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This weekly report covers all aspects of the major changes facing industry, from climate change initiatives through ESG investing, and includes regular work on recycling, renewables, energy transition and hydrogen, and carbon capture and use.  It is included as part of our comprehensive research/consulting subscription, but can also be purchased separately. 

  

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Let’s Get Together: Aligning Climate and Business Economics

“The math doesn’t work” is a regular retort when discussing many things related to ESG, energy transition, and climate – everything costs more. Governments and associated regulators should focus on mechanisms that create alignment.
This would have a greater impact on behavior and on iterating towards an acceptable finish line than guessing what a 2050/2060 solution might look like. In Bill Gates’ book, he states that we know the challenges, but not all the solutions yet.
If it becomes both economically and socially bad to emit greenhouse gas and to create plastic waste – environmental and economic goals are aligned. Nothing will be achieved without some economic alignment and possible economic sacrifice.

Public Image: Driving Capital Investment and M&A

We will cover the power issues in Texas – and which have delayed this report – next week – once the dust settles. There are lots of strong opinions on what went wrong at the moment, and not much analysis – we will provide some ideas
We focus on valuation this week and what it may do for the mountains of available capital looking for an ESG home – many are looking to shine a bright (socially conscious) light on their image and investment, regardless of cost.
We also take a look at both hydrogen and CCS as they both figure meaningfully in the objectives of both Shell and Bill Gates’ investments – this is also likely to be part of the Texas power solution (but more on that later).

“Ça Plane Pour Moi!” Or does it? It is not at all clear how polymer demand will be met by 2050

The announcement from Coke this week, targeting recycled PET content in bottles is timely. Still, it begs the question as to whether its targets are reasonable, given that everyone else is looking to use the same recycled product – we think the math does not work – not at the Coke level, but the industry level – we explain why.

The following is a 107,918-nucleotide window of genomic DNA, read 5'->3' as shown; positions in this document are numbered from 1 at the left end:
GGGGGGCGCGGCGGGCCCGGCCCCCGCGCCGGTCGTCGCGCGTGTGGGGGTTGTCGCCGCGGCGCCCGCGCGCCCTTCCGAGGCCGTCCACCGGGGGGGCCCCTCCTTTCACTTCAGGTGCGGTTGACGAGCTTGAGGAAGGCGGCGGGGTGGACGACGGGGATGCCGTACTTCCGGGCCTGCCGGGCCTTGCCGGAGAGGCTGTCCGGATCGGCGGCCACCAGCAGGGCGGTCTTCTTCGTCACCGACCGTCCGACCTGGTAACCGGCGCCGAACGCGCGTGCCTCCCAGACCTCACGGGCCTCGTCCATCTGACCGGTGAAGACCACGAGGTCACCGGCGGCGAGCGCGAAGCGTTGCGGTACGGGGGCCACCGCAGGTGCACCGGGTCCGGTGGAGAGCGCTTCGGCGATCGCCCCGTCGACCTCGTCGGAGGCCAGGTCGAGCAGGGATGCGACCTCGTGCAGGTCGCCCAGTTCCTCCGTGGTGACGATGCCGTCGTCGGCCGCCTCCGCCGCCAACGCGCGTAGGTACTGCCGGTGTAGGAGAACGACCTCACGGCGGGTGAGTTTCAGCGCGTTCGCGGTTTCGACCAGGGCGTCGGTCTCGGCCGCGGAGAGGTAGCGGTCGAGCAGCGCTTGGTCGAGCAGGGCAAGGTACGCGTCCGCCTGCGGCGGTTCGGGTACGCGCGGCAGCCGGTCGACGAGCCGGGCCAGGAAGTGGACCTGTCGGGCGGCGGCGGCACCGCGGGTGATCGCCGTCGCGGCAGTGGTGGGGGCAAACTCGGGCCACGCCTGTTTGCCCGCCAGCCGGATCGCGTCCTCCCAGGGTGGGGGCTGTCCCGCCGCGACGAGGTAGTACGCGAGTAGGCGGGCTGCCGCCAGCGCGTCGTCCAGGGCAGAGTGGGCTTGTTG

The most recent EIA energy use and source forecast for the US was just released. While none of the expectations are aligned with a more climate-friendly administration or investor base – there is still valuable and helpful content.
We focus on the difference between the marginal cost of power and its value.

Help! Corporate Options for a Climate Centric World

Despite ever louder calls for uniform metrics and consistent reporting, large elements of the ESG investing process remain clouded in inaccuracy and inconsistency – and consequently ripe for abuse or misuse.
The flow of money into ESG focused investment vehicles continues unabated, driving the increase in challenging valuations and increasing the incentive to “greenwash” for both companies and investors looking to deploy cash. The need for better structure and clearer definitions becomes more imperative each day.
We take a look at the battery/hydrogen debate and conclude that hydrogen in passenger transport applications will be a side show without blue hydrogen now.

Planet Claire – Where The Idealists and Extremists Live

It is imperative that regulators and investors recognize the need for “bridges” to a lower or net-zero carbon world. These bridges are not lifejackets for the oil and gas industry, they are job creators and will limit energy price inflation. CCS is one of them – continued growth in US LNG is likely another.
Plastic recycling is constrained by economics – it is too expensive relative to virgin polymer and a different purchaser mindset is needed. Even if recycled polymer pricing was based on costs, it would likely still not create enough supply to meet potential demand.
We note some meeting of the minds – or at least the potential, both on controlling or pricing emissions and on ESG measurement standardization. Both are good steps in the right direction in early 2021.